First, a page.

Thursday 23 January 2020

Nielsen sprints to his first Tour stage victory in blistering style

Magnus Cort Nielsen celebrates after winning yesterday’s stage of the Tour de France. Photo: Stephane Maher/Reuters
Magnus Cort Nielsen celebrates after winning yesterday’s stage of the Tour de France. Photo: Stephane Maher/Reuters

Lawrence Ostlere

The multi-talented Dane Magnus Cort Nielsen won a sprint on the streets of Carcassonne in convincing style yesterday to claim the first Tour de France stage of his career.

It was another calm and controlled day for Geraint Thomas, who maintained his hold on the yellow jersey and his 1min 39second advantage over fellow Team Sky rider Chris Froome.

Dan Martin crossed with the main group, taking 60th place, and remaining tenth in the general classification.

The final 10km descended into a tactical tease between eight riders from which three teams had a pair of contestants - Bahrain-Merida, Trek-Segafredo and Astana.

They came together to shut down the hangers on and sent one each up the road chasing victory, where Astana's Nielsen led Jon Izagirre and Bauka Mollema into the finish, slowing the pace heading into the final 400m before showing his sprinting prowess to win by several lengths.


It was the second successive stage win for the Kazakh team and signalled what might be to come for the impressive Nielsen.

"It's amazing, it's what I've been dreaming of since before I could ride a bike," said the 25-year-old.

"It's my first year here at the Tour. I have to thank my team a lot for believing in me and Michael (Valgren) for helping in the finish. Many days ago the team said that this was the stage for me and everything worked out perfectly."

Team Sky controlled the peloton virtually from the start in Millau, rolling under its magnificent viaduct and south towards the Pyrenees where this race will ultimately be decided next week, and it quickly split into two separate battles: a breakaway pack chasing the stage victory and the overall leaders contesting the yellow jersey 15 minutes behind them.

A group of more than 40 stragglers, which included talented French sprinter Arnaud Démare, were quickly dropped during the stage's lumpy start, while at the front a determined group of 29 riders made a breakaway stick, allowed to go because none carried much threat to yellow.

Not for the first time on this Tour, the French team Direct Energy threw a spanner in the works, this time in the shape of Lilian Calmejane who attacked on his own to break free and scale the middle of the day's three categorised climbs, the Col de Sié, solo.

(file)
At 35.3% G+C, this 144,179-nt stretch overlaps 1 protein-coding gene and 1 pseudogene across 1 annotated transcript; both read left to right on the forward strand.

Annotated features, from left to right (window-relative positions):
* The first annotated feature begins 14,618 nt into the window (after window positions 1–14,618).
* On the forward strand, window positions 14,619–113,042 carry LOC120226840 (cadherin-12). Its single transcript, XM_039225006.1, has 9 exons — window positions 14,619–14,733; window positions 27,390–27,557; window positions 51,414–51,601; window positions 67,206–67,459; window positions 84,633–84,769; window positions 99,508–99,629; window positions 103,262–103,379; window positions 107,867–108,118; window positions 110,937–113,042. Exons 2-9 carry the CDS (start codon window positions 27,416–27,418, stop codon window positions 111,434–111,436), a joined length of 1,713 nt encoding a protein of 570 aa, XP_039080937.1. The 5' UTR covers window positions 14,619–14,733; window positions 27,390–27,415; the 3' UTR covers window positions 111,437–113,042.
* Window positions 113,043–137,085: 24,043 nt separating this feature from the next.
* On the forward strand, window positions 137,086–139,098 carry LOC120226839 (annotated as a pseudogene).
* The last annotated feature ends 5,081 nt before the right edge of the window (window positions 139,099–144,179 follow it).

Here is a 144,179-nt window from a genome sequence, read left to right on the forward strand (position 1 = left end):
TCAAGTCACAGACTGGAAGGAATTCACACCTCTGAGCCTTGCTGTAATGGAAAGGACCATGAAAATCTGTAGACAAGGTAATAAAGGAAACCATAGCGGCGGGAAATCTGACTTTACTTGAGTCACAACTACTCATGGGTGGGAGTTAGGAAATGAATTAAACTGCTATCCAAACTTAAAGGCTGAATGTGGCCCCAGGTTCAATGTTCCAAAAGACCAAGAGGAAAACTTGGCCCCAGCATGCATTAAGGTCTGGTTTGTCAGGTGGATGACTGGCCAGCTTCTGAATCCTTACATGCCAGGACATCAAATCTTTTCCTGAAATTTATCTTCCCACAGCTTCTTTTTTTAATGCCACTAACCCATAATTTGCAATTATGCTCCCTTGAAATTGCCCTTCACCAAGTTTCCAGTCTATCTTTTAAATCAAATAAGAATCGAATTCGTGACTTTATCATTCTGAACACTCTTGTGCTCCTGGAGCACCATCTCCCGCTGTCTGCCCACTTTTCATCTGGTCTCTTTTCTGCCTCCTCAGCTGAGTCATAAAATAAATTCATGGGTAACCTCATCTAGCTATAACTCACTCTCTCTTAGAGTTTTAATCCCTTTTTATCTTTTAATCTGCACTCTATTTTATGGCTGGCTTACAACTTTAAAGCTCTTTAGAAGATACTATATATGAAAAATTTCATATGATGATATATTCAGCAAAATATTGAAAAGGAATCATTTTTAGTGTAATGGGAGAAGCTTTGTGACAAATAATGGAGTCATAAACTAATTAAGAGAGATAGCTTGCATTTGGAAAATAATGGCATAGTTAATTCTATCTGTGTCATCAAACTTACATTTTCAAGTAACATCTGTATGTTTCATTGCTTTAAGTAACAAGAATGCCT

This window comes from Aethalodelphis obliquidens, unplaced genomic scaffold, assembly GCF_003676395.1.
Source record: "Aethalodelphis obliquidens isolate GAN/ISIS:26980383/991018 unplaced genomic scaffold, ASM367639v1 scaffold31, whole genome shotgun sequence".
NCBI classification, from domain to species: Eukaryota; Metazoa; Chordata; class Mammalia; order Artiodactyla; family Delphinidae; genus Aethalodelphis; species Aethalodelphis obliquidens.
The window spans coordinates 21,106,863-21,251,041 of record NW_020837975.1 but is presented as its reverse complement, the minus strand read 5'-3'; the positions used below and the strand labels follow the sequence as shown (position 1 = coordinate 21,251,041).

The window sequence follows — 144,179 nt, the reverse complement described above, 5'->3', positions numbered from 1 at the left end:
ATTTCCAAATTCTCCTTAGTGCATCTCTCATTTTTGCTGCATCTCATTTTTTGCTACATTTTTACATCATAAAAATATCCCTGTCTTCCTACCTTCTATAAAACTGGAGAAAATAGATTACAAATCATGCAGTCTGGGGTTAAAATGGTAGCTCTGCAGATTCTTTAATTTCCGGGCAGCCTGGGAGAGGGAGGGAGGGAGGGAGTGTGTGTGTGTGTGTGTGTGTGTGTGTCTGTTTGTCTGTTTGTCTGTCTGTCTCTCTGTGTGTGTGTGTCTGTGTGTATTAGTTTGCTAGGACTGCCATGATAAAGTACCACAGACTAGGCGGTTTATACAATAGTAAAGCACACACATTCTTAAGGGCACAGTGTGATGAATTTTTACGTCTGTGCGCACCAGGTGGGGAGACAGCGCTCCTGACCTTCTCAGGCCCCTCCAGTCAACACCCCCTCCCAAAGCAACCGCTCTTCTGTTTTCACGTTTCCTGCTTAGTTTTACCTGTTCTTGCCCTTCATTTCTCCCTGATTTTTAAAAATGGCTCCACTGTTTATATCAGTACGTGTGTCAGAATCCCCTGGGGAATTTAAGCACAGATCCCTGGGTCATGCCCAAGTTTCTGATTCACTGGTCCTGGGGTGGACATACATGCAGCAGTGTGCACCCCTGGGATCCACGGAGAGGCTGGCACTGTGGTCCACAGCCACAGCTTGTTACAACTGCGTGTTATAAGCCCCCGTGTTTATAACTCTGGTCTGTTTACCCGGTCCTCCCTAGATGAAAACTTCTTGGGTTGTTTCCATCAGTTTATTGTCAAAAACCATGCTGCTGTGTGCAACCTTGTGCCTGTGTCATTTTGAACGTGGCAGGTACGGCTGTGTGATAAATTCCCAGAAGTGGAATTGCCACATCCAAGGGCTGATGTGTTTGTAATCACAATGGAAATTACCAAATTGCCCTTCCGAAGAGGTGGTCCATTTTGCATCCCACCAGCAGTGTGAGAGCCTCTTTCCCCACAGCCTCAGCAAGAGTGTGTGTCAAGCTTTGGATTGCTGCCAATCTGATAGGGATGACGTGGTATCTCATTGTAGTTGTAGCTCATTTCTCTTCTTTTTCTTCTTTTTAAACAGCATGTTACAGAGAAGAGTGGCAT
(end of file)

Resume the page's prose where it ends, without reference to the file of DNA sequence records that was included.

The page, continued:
From there the race headed down to the town of Mazemet and the foot of the final climb, the steep and exposed category-one Pic de More making its Tour de France debut.

Calmejane tagged out and his team-mate Fabien Grellier took over, grinding towards the summit with Trek-Segafredo's Julian Bernard on his tail, with the breakaway strung out in several pockets of chasers behind them.

As the roads steepened, the two-time king of the mountains Rafal Majka pumped his way up the Pic de Nore, past Grellier, Bernard and over the top.

Two gave chase in the howling wind: Bernard's South African team-mate Mollema, so far having a surprisingly quiet Tour, and impressively the Dane better known for his sprinting, Nielsen.

Fifteen minutes back down the hill the yellow-jersey group were seemingly content to amble home with Team Sky on the nose and in control.

However, after suffering a puncture on Saturday, Martin saw a window of opportunity. Tenth overall at the start of the day and six minutes back, Martin suddenly surged into the distance in an effort to earn back time and assuming that he posed so little threat to Team Sky they wouldn't give chase.

He was wrong, with Team Sky initially opting to hold their position, filling the roads as they narrowed to block counter-attacks and quickly smothering an attempted jab from Romain Bardet, before eventually upping the pace and sucking Martin back in - a compliment if not a material gain in minutes and seconds for the Irishman.

Up ahead Majka was reeled in on the descent into Carcassonne as seven members of the original breakaway came back together and the road flattened out.

As three emerged, Nielsen took control to claim his first Tour win in a signal of what his future might hold.

For Thomas, Froome and Team Sky, it is all about the present and making the most of the final rest day before this race's showdown in the Pyrenees.

It wasn't all good news for Team Sky however, as it was later announced their rider Gianni Moscon has been disqualified from the Tour.

The team was due to issue a statement following reports that Moscon had struck another rider early on yesterday's stage, where the official results listed Moscon as "hors course" - off the race. © Independent News Service.

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